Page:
Press Trust of india

Govt may look at having public interest dirs for non-profit cos using govt properties

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New Delhi: The government might look at having public interest directors for non-profit companies like clubs that are utilising government properties.

While there is no formal proposal in this regard, the idea comes against the backdrop of the corporate affairs ministry seeking to supersede the current management of the more than 100-year-old Delhi Gymkhana Club in the national capital.

Citing the case of Delhi Gymkhana Club, a source in the government said time has come for clubs also to do good governance.

“Clubs and Section 8 companies, which are enjoying government properties, should have some public interest directors on their boards to protect public interest,” the source told PTI.

Such a provision can also be brought in through changes in rules under the companies law, the source added.

The practice of having public interest directors is already in force in many classes of entities, including stock exchanges.

Generally, Section 8 companies are those set up for charitable objectives and among others, intends to prohibit payment of any dividend to its members, as per the Companies Act, 2013.

The club, set up during the British rule, is a Section 8 company under the Companies Act. It is functioning on 27.3 acres of land on perpetual lease from the central government. Following an inspection wherein multiple violations of companies law and irregularities were noticed, the ministry has moved the National Company Law Tribunal (NCLT) for superseding the club’s current management.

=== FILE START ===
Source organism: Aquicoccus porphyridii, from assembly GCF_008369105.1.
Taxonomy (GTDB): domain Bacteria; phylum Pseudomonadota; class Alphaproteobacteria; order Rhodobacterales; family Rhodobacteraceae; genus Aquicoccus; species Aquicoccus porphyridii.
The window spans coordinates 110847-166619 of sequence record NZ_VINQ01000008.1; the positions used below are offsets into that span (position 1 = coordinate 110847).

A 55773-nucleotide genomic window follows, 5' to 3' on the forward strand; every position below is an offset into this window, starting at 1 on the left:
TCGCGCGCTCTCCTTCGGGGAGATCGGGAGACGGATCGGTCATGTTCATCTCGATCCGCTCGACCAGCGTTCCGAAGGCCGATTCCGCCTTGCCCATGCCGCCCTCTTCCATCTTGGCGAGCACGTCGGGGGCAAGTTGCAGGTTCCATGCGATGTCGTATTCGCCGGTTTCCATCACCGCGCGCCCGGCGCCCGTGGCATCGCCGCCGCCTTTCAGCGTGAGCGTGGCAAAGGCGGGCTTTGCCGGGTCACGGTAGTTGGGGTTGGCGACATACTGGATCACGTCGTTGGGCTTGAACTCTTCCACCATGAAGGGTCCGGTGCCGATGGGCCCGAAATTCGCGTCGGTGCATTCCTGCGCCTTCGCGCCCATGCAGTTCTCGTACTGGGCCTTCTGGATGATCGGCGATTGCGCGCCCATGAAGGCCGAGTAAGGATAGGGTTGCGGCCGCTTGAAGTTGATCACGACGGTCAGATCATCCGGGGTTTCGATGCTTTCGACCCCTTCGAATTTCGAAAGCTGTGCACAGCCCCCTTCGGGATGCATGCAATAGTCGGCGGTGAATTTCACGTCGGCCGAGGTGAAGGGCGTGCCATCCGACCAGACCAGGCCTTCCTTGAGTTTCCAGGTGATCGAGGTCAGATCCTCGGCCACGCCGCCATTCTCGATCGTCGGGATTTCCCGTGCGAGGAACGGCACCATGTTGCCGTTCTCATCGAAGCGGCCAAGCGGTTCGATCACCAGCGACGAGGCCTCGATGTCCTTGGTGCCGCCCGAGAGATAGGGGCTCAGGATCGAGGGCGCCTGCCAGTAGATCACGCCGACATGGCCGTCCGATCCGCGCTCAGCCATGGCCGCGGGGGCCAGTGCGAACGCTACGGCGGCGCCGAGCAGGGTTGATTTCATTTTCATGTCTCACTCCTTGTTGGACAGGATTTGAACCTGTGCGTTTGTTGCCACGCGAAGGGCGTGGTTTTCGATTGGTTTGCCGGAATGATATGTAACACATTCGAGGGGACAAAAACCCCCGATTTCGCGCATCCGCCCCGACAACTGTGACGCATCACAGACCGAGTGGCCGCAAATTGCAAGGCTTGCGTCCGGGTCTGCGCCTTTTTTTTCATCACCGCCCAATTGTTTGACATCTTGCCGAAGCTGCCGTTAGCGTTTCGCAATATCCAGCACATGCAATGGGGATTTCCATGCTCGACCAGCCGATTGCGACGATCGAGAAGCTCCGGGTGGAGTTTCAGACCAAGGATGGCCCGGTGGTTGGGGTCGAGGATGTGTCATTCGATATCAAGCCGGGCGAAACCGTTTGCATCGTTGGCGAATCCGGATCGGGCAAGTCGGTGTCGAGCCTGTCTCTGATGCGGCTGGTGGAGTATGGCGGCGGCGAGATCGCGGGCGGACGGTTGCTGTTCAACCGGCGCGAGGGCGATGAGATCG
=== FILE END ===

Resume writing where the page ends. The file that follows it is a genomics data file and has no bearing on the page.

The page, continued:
According to the source, there are serious issues of mismanagement, corruption and profiteering from collection of deposits for membership at the club.

Delhi Gymkhana Club was incorporated in July 1913 and was given 27.03 acres of land on perpetual lease in 1928. Then, known as Imperial Delhi Gymkhana Club, the name was changed to the current one in 1959.

The club was established with the main objective of promoting various sports and pass times.

In its petition before the NCLT, the ministry said frequent violation of rules is nothing but a thin curtain to cover the malpractices which are rampant in nature starting from admission of a member or privilege holder to use the services and facilities of the club, misuse of public fund, award of preferential third party contract to related parties.

“These cannot be just covered under ‘innocence of negligence or lack of knowledge or experience,” it noted.

Further, the ministry said that grant of privileges to use the club premises by arbitrarily chosen individuals has become a norm, which is nothing short of hereditary succession or ‘parivaar-vaad’. Similar modus operandi is also being used for accommodating superannuated government officers who were members of the club in the category of government members.

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